Caitlin Tuffin ’08: Changing the World, One Class at a Time
BY MARY ANNA RODABAUGH ’09
May 7, 2009
While she was a student, Caitlin Tuffin ’08 always thought that she would commit herself to doing something positive after graduation. And her mission started right away. During her senior year, she applied for a position with Teach for America, a competitive nationwide program which recruits recent college graduates to teach in school districts located in lower-income economically challenged areas.
During her freshman year at the College, Tuffin was a Sharpe Community Scholar and took Hispanic Studies in the Latino Community with Professor Jonathan Arries, which turned into an experience that helped put her on the path to teaching.
“That man was one of the reasons why William and Mary was so awesome,” says Tuffin, who was a women’s studies and sociology double major as a student. “He helped me understand what it means to be academically involved and socially involved.”
She decided to rank Phoenix as her first choice for placement with Teach for America. She chose Phoenix for the opportunity for its multicultural communities and specifically to get to know Hispanic culture directly. She also considered the chance to obtain a master’s degree, with many options available in the Phoenix area. Now Tuffin is pursing a Master of Arts and Teaching from Arizona State University through the College of Teaching, Education, and Leadership. She hopes to graduate in 2010.
After William and Mary graduation in 2008, she traveled to Phoenix for a week long orientation and a five-week teaching institute with the Teach for America program. She started teaching classes in the first week of August.
“I was scared,” remembers Tuffin. “It was frightening to know that I was responsible for all these people when after four years the only person I had to be responsible for was myself.”
Tuffin currently teaches 56 eighth graders in mathematics at Percy L. Julian Elementary School, whose population is composed of 50 percent Hispanic and 50 percent African-American students.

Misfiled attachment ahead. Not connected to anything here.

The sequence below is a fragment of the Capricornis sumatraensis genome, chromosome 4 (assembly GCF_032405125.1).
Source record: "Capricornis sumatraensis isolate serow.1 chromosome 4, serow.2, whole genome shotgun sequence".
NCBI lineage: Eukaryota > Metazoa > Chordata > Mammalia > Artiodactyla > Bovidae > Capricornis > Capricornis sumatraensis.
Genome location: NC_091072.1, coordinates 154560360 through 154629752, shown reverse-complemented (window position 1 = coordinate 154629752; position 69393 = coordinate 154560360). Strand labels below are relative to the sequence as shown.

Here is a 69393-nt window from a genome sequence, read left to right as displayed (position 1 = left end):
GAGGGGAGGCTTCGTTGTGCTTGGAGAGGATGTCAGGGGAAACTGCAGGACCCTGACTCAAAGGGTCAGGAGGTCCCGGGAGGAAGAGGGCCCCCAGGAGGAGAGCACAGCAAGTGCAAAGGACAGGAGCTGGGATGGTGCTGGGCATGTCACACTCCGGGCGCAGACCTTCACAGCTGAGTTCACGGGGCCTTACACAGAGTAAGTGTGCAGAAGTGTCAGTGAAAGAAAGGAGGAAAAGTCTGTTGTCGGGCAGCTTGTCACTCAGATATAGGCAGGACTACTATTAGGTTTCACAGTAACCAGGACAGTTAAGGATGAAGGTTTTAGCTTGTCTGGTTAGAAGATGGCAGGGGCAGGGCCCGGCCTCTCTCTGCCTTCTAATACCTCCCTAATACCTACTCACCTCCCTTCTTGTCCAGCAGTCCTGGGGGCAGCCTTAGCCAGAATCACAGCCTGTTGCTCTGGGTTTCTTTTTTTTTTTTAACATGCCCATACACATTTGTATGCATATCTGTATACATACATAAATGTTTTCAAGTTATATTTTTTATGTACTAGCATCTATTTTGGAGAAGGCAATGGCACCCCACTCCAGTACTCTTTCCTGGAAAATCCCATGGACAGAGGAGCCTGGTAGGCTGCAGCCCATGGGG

“It is interesting, because of the demographic breakdown there is a lot of racial tension and there is a prevalent gang culture,” Tuffin says.
Though she enjoys her work and feels like she is helping to change lives, Tuffin believes that one of the most challenging and frustrating aspects of her position is the feeling of not being able to provide the students with everything they need.
“My students are funny, fabulous kids, like any eighth graders they make some bad decisions but they make good ones too,” says Tuffin. “I want to give them all the happiness and peace into their lives, but you can only give them what you can in the classroom.
“The classroom can become a really safe space where your kids can become comfortable and be themselves and feel safe for a few minutes. A lot of them have really rough things going on at home.”
While some aspects of the job are frustrating, others are truly rewarding. Tuffin enjoys the opportunity to make an impact on her students. Her favorite aspect of her job is how her students have made an impact on her own life, opening her eyes to a whole new world, a world to which the College helped provide a path to.
“William and Mary helped me learn what it really means to be a leader,” says Tuffin. “I also learned how to persevere in the face of challenge. Teaching my students is the hardest challenge I've ever dealt with and I've seen people around me fail under the pressure.
“I had so many challenges at William and Mary that taught me never to give up hope. The William and Mary drive helped me push through to reach success.”
Tuffin plans to continue teaching at the elementary school for two more years, which is one year more than the required Teach for America commitment. After teaching, Tuffin is considering becoming a guidance counselor or school principal.
“I see myself being involved with education,” says Tuffin. “Teaching is wonderful in that every day I feel like I'm doing something meaningful.”
Photo courtesy of Caitlin Tuffin’08.